Hallea rubrostipulata is a tree indigenous to East Africa. It is found in Rwanda, Uganda, from Ethiopia to Malawi. It grows in wet forests up to 2000 m ASL and is abundant in swamp forests along Lake Victoria.
The tree is up to 20 m high, has a few large branches that forms a rounded crown. The bark is light grey brown, fairly rough and thick. The leaves are large, in opposite pairs, shiny above and widely oval. Flowers occur in round heads, 2.5 cm across, green-yellow-white with a sweet scent on 3–7 cm long stalks. The fruits in the head are capsules around 1 cm long, and contain a few tiny winged seeds (Katende & et al. 1995).
The bark and roots are widely used in the areas where it grows. In The Sango Bay area in Uganda, it is one of the three most commonly used plants to treat malaria (Ssegawa, Kasene & 2007 a, Ssegawa, Kasene & 2007 b). This area is one of the areas in Uganda most heavily affected by malaria, and the Health care system is poorly developed. People to a great extent use plants to treat different illnesses. The two other top species used for malaria are Warburgia salutaris and Syzygium guinense, all of them are trees with bark as main plant part used. The few individuals of W. salutaris and some of the H. rubrostipulata found were heavily debarked. The trees are also difficult to access in the rainy season, when the mosquitoes and malaria are at the worst, as the forest is flooded for 2–3 months.
Community project to improve human and environmental health
The research by Ssesegawa and Kasenene (2007) initiated a community project. Two small nurseries were established with a little support from Uganda Forest Department, the People and Planet initiative in UK and The Uganda Group of the African Network of Ethnobiology (UGANEB) (Plantlife 2008). The objective of the project was to collect seeds and raise seedlings of important plants used for malaria. Using a community-based approach, the project investigated how to develop management systems to allow sustainable use of the targeted species. Cultivation of the plants was promoted to provide material for treatments locally and also to sell to provide income. Together with representatives for UGANEB, the villagers also visited Tooro Botanical Gardens in Fort Portal and the Namanve Tree Seed Centre in Kampala, which gave them valuable inspiration and knowledge. The nurseries were run by local people. They managed to raise seedling of W.salutaris and S. guinense, but had problems with the germination of H.rubrostipulata. A laboratory experiment on germination of Hallea showed that viable seeds germinated plentiful (>60%) and very quick (2–10 days), but they needed light to germinate (Stangeland & et al. 2007). The nurseries have now succeeded in raising seedlings of all the trees, and seedling are distributed to community members. This is a good example of how local people, researchers, NGOs and governmental institutions can work together to improve livelihood for people as well as improving management of natural resources.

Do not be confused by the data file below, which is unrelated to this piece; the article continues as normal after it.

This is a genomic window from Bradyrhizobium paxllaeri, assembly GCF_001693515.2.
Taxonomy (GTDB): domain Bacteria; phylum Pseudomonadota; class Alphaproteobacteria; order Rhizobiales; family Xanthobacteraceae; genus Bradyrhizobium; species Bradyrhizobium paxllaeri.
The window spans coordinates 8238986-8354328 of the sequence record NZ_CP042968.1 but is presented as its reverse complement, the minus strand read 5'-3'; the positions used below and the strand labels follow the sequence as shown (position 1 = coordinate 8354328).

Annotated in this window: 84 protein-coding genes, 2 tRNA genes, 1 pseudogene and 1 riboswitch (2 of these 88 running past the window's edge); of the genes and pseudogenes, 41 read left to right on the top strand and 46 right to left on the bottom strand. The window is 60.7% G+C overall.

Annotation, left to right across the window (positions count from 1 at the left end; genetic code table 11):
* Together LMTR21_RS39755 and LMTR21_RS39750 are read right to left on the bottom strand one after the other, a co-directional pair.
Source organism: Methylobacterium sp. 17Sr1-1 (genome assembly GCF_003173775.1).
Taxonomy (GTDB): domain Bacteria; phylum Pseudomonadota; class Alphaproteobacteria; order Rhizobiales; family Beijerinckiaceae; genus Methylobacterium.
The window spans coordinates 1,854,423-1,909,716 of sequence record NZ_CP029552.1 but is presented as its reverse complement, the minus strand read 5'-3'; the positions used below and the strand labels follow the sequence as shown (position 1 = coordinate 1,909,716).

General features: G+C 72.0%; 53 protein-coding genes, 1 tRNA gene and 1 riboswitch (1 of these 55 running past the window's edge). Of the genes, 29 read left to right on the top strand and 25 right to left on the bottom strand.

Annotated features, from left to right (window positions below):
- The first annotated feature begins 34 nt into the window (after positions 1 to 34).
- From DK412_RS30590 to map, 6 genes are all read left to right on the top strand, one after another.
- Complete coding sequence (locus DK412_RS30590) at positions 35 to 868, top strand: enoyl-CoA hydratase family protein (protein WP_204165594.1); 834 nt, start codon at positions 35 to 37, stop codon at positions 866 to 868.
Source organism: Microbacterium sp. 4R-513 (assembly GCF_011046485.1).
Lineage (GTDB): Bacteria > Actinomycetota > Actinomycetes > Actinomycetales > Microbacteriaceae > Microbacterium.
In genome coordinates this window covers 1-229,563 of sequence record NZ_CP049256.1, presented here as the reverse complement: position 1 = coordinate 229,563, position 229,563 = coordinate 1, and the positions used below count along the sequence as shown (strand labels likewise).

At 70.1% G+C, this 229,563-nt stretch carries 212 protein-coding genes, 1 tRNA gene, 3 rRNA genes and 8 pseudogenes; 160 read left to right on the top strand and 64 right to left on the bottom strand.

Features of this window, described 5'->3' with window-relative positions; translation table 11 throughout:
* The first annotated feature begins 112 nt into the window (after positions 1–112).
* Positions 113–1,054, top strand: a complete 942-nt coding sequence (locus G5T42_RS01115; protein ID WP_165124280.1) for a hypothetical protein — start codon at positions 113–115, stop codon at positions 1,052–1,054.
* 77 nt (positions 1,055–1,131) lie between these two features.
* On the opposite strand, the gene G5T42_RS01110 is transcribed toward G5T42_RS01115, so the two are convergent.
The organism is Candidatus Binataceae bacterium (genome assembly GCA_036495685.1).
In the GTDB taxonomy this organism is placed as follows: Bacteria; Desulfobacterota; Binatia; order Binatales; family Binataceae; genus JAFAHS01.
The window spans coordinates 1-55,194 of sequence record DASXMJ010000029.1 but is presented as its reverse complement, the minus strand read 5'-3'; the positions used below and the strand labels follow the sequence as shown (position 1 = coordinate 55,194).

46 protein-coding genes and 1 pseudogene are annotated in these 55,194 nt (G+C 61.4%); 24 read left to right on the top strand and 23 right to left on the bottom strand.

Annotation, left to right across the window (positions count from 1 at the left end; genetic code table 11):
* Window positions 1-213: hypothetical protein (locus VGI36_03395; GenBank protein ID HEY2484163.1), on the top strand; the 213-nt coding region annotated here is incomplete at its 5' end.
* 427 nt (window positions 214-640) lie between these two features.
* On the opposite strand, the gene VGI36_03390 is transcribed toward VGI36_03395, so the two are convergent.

Eilu, G., Ssegawa,P., Obua, J. and C. Galabuzi. 2007. Second Technical Report (October 2006 – March 2007). Project title: AA009 Conservation and Sustainable Use of Key Malaria Medicinal Plants in South Central Uganda
Katende, A. B., Birnie, A. & Tengnäs, B. 1995. Useful trees and shrubs for Uganda. Technical Handbook no. 10. - Regional Soil Conservation Unit, RSCU, Nairobi.
Ssegawa, P. & Kasenene J.M. 2007. Medicinal plant diversity and uses in the Sango bay area, Southern Uganda. Journal of Ethnopharmacology, 113 (3), pp. 521–540.  Ssegawa, P. & Kasenene J.M. 2007.
Plants for malaria treatment in Southern Uganda: traditional use, preference and ecological viability. Journal of Ethnobiology 27(1):110-131. 2007 
Plantlife 2008. Allachy project: Conservation and the sustainable use of key malaria medicinal plants in south-central Uganda 
Stangeland, T., Tabuti, J. and Lye, K.A. 2007. The influence of light and temperature on the germination of two Ugandan medicinal trees. African Journal of Ecology, 46(4): 565-571